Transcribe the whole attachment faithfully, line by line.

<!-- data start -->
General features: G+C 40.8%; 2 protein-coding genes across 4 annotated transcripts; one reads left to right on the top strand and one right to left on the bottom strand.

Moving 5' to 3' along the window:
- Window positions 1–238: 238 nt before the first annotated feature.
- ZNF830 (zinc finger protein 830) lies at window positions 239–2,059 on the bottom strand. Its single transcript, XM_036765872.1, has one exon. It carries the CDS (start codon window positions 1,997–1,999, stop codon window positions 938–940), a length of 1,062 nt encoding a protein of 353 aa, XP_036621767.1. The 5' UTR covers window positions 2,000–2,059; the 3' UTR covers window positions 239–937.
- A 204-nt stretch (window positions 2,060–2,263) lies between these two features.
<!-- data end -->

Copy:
General features: G+C 40.8%; 2 protein-coding genes across 4 annotated transcripts; one reads left to right on the top strand and one right to left on the bottom strand.

Moving 5' to 3' along the window:
- Window positions 1–238: 238 nt before the first annotated feature.
- ZNF830 (zinc finger protein 830) lies at window positions 239–2,059 on the bottom strand. Its single transcript, XM_036765872.1, has one exon. It carries the CDS (start codon window positions 1,997–1,999, stop codon window positions 938–940), a length of 1,062 nt encoding a protein of 353 aa, XP_036621767.1. The 5' UTR covers window positions 2,000–2,059; the 3' UTR covers window positions 239–937.
- A 204-nt stretch (window positions 2,060–2,263) lies between these two features.